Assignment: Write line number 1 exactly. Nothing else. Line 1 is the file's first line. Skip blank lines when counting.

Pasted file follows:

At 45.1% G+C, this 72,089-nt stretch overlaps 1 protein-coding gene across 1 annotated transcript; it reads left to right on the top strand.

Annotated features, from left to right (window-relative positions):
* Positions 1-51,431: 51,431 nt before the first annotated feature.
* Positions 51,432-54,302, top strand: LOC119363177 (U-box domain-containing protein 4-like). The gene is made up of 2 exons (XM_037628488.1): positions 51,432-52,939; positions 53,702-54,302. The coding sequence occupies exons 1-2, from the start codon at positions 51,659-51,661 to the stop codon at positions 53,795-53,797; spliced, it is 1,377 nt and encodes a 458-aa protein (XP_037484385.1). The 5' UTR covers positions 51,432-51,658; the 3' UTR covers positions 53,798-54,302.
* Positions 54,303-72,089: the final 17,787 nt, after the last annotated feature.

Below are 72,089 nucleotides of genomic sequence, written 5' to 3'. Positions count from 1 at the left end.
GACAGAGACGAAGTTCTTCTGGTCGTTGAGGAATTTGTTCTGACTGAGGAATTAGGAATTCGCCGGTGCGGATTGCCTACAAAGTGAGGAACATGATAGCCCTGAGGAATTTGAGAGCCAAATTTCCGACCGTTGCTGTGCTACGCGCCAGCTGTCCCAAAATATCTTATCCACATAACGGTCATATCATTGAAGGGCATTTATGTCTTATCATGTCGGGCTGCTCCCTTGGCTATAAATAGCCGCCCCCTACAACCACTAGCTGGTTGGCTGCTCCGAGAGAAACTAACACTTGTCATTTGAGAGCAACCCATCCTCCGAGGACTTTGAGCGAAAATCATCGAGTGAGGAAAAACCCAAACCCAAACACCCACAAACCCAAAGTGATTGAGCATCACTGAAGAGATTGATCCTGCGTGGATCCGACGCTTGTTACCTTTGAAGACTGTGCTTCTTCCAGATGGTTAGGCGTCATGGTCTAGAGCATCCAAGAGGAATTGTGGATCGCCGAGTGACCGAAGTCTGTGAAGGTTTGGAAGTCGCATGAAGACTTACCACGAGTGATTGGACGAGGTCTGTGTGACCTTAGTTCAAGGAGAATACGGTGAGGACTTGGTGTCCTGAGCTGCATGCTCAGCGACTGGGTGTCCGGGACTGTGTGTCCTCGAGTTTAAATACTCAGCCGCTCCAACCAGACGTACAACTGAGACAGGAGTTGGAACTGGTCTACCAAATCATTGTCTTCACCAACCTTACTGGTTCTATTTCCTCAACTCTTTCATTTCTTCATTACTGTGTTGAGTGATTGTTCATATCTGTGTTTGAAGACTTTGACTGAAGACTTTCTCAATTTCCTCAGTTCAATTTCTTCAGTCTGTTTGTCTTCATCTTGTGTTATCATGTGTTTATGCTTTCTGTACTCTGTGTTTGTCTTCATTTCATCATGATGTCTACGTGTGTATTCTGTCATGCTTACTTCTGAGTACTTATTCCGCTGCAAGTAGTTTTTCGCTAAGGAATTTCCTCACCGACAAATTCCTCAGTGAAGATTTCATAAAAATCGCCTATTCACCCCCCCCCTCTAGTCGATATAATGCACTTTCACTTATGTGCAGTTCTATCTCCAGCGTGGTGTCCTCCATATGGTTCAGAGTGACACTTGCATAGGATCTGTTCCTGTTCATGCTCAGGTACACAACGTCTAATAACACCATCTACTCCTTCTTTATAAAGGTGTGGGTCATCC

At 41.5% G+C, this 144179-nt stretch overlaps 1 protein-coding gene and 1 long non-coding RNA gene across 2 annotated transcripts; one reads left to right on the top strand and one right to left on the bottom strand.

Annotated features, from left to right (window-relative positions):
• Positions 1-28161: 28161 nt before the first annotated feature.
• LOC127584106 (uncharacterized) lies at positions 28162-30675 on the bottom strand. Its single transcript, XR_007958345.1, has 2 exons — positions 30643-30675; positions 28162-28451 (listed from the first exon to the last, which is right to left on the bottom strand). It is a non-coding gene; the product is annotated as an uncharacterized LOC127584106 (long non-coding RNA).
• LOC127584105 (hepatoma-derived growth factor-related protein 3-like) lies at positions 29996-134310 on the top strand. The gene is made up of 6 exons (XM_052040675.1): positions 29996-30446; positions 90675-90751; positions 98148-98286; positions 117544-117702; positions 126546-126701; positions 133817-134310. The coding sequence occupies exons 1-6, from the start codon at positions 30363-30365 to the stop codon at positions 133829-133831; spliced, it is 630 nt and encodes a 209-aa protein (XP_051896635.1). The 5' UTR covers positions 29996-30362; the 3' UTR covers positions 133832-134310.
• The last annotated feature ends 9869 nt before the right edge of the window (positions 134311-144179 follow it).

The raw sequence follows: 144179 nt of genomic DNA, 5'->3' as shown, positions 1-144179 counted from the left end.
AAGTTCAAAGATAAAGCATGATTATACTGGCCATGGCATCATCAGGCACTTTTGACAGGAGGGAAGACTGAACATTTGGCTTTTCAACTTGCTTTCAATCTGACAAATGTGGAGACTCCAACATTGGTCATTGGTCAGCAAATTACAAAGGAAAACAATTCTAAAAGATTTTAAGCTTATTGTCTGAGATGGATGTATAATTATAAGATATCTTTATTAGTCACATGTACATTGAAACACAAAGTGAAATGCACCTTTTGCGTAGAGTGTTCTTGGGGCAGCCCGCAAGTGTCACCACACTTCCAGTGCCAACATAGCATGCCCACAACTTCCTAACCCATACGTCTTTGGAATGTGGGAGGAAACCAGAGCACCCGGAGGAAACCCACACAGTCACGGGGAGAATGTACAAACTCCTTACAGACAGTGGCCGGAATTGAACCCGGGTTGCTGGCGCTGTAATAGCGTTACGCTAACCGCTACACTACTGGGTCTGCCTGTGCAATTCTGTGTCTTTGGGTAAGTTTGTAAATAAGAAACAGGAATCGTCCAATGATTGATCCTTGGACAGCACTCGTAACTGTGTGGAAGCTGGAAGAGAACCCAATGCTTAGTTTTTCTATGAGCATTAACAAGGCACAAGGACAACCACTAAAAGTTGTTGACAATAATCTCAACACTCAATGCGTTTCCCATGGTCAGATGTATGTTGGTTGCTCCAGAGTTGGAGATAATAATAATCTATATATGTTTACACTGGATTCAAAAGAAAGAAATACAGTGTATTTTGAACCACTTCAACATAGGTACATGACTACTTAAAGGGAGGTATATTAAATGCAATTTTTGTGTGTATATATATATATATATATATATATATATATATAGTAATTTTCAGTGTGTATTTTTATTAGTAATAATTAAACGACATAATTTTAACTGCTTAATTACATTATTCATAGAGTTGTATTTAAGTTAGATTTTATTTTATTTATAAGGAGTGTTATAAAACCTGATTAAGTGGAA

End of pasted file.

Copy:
At 45.1% G+C, this 72,089-nt stretch overlaps 1 protein-coding gene across 1 annotated transcript; it reads left to right on the top strand.